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Shaving set up with brush having white handle and red base, with cream colored bristles tipped with grey. Next is a tub of soap with a round dark-blue label with white letters and a white ouroboros circling around the text, with "Leviathan" in large letters. A brown bottle whose label is the same blue with "Leviathan" again in all caps and underneath that "Leather/Coffee/Sandalwood." In front is a Gillette twist-to-open razor from the 1940s in gold.

Barrister & Mann’s Leviathan has a wonderful fragrance — leather, coffee, and sandalwood, as stated on the label — and it makes a thick and generous lather quite easily, this morning with my Fine Classic shaving brush.

The Gillette 1940s Aristocrat is itself a classic, and this morning it provided a very fine shave indeed. A splash of Leviathan aftershave, and Christmas Eve is upon us.

The tea this morning is (appropriately) Storm Watcher, though it’s a quiet storm of cold rain, well above freezing (44ºF), falling on the snow. Storm Watcher “contains Yunnan and Ceylon for a brisk, satisfying mug. Slightly smoky with toasted malty notes.”

Written by Leisureguy

24 December 2022 at 11:26 am

Posted in Caffeine, Shaving

Cheetahs on the Edge—Director’s Cut

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Written by Leisureguy

24 December 2022 at 10:19 am

Posted in Daily life, Video

An interesting thread of different experiences, LastPass v. 1Password

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Written by Leisureguy

24 December 2022 at 4:33 am

Avoid Getting Sick at All Cost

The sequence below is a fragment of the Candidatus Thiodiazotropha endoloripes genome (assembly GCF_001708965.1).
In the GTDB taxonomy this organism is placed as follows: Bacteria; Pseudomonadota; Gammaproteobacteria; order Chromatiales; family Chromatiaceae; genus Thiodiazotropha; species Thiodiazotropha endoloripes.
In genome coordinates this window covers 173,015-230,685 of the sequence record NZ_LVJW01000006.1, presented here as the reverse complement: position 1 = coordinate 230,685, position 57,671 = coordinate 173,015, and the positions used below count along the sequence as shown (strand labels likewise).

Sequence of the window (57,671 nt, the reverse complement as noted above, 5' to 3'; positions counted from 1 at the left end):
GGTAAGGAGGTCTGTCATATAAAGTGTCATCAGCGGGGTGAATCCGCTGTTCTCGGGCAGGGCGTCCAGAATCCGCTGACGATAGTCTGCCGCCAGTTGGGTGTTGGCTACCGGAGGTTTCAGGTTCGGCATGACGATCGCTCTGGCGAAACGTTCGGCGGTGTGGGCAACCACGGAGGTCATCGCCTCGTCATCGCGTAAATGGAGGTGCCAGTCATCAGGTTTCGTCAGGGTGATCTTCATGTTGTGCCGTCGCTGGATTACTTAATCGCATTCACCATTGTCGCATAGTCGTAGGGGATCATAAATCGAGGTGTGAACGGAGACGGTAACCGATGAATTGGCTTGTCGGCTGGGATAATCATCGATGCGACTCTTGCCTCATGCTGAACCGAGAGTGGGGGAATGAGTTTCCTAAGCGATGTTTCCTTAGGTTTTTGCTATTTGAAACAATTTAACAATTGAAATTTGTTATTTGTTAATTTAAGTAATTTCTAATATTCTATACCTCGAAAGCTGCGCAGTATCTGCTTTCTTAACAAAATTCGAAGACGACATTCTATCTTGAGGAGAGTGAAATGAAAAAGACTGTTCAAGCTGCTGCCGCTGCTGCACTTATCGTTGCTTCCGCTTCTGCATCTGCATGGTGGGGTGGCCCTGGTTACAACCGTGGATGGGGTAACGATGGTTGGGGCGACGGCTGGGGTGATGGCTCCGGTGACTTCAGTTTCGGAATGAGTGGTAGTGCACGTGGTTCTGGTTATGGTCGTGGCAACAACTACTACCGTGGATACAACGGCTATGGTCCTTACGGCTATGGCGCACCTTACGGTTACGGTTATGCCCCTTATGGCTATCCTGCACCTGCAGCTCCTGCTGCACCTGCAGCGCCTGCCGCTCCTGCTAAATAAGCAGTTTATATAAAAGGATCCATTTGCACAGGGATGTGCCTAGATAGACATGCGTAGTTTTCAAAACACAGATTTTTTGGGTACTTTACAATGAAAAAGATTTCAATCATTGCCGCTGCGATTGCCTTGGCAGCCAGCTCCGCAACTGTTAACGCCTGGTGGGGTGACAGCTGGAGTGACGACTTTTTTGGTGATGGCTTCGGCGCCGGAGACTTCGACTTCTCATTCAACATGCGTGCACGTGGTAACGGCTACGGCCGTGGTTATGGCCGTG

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Jessica Wildfire, “slinger of hard truths,” writes in OK Doomer:

Here’s the deal:

China has run out of Ibuprofin, one of the most common and widely available pain relievers on the market. The media is telling its citizens, “Everyone is responsible for their own health.” Stores are rationing medicine. People are spending hours in line for it outside drug manufacturing plants.

In Britain, a “mysterious” virus is spreading through the population right after the end of the World Cup, where millions of soccer fans shared germs next to a camel show. Scientists warned that tourists would be attending both events, and that countries should be following precautions in order to prevent MERS from hitching a ride and recombing with SARS-CoV-2.

Nobody listened.

The British media describes the mystery virus as “worse than Covid,” with the same symptoms but more severe. Tests for flu and Covid are coming back negative. Nobody knows what they have. Some of these patients have been sick for weeks, and they’re not getting better. It’s not fearmongering to say this looks an awful lot like MERS, and we should be assuming the worst.

In order to quell panic, the media has decided to call it a lurgy, slang for a bad cold. They’ll probably get away with that for a while. Right now, the largest labor strikes in recent history are happening across the country. They include nurses and paramedics, mail carriers, railroad workers, and airport staff. If a deadly new virus were spreading, it’s hard to imagine anyone would know. According to a story in NPR, “You’ve literally got nurses visiting food banks.” Sorry, but healthcare workers on food aid aren’t going to be all that vigilant about new diseases.